University of Houston-Downtown got seven new trees this week thanks to Dreissen Fellow La’Vonte Holt. This 40 acre urban university, a part of the University of Houston system, boasts a student population of over 15,000 students. In what was thought to be a relatively easy thing to get approved turned into a battle of perseverance but La’Vonte prevailed despite the City of Houston bureaucracy’s best attempts to have nothing done by not returning calls for months or sending CFACT personnel on wild goose hunts to find the right person to approve an attempt to donate some trees to the city. This is no exaggeration as scores of calls and emails to various administrators each week made some think this project might never occur but La’Vonte was determined and today he, working with other grassroots Houstonians planted seven beautiful trees on his campus.
La’Vonte asserted that, “In efforts to bring attention to Earth Day; we decided to plant trees. Despite severe weather conditions [amongst other difficulties previously described by the author] we were able to plant seven trees! With great support from the University we were able to pull this off.”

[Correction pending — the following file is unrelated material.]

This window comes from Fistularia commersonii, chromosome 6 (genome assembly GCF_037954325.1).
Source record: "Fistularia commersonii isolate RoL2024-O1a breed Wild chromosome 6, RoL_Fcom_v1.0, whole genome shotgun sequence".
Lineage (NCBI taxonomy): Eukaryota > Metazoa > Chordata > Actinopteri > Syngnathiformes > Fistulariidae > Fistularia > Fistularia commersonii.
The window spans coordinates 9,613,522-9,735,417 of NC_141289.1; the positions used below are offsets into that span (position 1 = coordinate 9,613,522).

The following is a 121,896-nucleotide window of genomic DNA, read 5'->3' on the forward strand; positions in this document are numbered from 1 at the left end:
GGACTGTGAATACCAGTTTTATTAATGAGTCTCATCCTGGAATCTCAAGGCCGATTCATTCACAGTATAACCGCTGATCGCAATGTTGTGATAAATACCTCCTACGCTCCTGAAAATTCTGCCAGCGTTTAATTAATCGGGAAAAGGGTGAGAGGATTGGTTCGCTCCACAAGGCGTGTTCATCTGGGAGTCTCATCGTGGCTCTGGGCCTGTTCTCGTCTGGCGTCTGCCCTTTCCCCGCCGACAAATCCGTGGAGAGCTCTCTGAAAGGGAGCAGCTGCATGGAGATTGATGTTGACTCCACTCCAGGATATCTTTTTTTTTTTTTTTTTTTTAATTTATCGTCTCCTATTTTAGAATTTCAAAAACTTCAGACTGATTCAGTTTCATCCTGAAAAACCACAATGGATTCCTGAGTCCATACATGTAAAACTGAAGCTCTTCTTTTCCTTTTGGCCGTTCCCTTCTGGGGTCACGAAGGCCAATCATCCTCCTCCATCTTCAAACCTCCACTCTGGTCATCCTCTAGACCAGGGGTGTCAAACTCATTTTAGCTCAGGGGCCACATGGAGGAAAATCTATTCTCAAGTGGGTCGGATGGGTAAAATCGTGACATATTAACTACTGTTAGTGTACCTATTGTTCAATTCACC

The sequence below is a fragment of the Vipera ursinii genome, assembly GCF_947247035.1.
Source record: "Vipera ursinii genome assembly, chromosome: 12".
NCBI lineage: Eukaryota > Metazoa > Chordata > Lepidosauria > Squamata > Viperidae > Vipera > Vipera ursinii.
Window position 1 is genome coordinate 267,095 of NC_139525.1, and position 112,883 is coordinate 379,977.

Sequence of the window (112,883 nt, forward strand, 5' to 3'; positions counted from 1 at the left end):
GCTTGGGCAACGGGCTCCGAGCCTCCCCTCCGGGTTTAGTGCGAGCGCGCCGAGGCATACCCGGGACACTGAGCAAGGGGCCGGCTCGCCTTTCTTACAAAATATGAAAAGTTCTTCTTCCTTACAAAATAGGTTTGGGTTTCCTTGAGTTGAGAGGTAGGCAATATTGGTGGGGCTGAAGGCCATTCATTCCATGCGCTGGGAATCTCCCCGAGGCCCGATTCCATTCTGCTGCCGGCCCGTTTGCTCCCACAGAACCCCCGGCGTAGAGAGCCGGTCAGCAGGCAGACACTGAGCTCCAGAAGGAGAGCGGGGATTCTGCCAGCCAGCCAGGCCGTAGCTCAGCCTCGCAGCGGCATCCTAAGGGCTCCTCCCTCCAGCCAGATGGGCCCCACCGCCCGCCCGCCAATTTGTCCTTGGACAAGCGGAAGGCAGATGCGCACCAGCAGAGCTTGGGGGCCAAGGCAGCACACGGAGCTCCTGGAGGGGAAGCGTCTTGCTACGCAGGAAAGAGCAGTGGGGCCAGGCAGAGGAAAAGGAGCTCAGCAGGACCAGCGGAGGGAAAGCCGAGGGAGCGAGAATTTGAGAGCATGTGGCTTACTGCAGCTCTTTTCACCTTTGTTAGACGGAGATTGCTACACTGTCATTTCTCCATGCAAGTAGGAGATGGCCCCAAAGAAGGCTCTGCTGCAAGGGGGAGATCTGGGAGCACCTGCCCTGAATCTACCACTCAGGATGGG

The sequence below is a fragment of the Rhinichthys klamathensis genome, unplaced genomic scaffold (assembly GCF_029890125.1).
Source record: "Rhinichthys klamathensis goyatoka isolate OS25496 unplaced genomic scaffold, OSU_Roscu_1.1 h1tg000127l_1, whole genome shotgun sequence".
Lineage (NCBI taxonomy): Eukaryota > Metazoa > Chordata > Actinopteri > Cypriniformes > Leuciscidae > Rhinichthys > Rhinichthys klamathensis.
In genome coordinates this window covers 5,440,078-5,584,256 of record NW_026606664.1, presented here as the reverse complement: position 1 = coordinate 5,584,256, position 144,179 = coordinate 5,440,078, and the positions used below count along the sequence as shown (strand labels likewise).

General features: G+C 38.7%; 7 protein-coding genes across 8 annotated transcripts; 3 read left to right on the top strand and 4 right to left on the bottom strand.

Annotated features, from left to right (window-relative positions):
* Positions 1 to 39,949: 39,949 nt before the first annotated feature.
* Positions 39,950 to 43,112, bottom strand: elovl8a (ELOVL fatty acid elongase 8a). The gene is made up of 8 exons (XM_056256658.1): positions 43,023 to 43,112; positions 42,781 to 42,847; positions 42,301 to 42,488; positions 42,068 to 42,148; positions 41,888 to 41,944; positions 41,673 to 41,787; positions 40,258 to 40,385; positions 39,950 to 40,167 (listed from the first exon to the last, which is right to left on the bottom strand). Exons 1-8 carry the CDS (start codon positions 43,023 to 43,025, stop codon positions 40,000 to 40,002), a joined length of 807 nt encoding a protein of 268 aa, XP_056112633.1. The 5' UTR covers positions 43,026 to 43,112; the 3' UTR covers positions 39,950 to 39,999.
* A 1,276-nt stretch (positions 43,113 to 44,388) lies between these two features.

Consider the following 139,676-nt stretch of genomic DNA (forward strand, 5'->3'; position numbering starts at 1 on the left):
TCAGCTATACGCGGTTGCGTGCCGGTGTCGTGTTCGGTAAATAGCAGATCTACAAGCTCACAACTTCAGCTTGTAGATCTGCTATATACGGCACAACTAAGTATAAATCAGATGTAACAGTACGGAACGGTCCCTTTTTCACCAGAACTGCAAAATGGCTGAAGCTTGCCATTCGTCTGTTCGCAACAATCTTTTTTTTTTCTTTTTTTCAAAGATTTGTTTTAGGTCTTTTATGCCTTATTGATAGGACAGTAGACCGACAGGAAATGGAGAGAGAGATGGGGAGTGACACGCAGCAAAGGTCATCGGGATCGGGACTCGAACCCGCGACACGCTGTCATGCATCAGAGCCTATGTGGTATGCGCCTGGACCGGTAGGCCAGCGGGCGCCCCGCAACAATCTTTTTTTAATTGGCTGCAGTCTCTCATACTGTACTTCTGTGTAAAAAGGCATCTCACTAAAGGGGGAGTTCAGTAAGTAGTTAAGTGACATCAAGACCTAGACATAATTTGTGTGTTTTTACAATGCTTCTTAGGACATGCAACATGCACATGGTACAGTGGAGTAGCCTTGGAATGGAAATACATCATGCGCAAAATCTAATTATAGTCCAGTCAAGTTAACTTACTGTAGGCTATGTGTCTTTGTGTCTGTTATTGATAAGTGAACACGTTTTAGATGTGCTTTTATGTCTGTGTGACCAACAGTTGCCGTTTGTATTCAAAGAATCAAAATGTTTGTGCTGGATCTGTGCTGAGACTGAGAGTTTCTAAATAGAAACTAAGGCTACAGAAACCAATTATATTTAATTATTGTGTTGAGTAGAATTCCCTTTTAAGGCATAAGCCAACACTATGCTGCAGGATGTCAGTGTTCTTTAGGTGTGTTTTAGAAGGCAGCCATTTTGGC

This is yet another demonstration of how governments have again and again proven to be the worst stewards of our environment. As Learn Liberty asserts in their article, “What the Government Gets Wrong About Environmental Stewardship,” the government owns almost a quarter of America’s land and through complete mismanagement and outright neglect almost a third of that land is continually at high risk for catastrophic wildfires. Private ownership gives a person a vested interest in maintaining their property and while their are exceptions, generally people care for the things they spend their personal resources on.
But we digress, we applaud he accomplishments of this university’s students whom fought through hardship to make their university a better place for wildlife and people.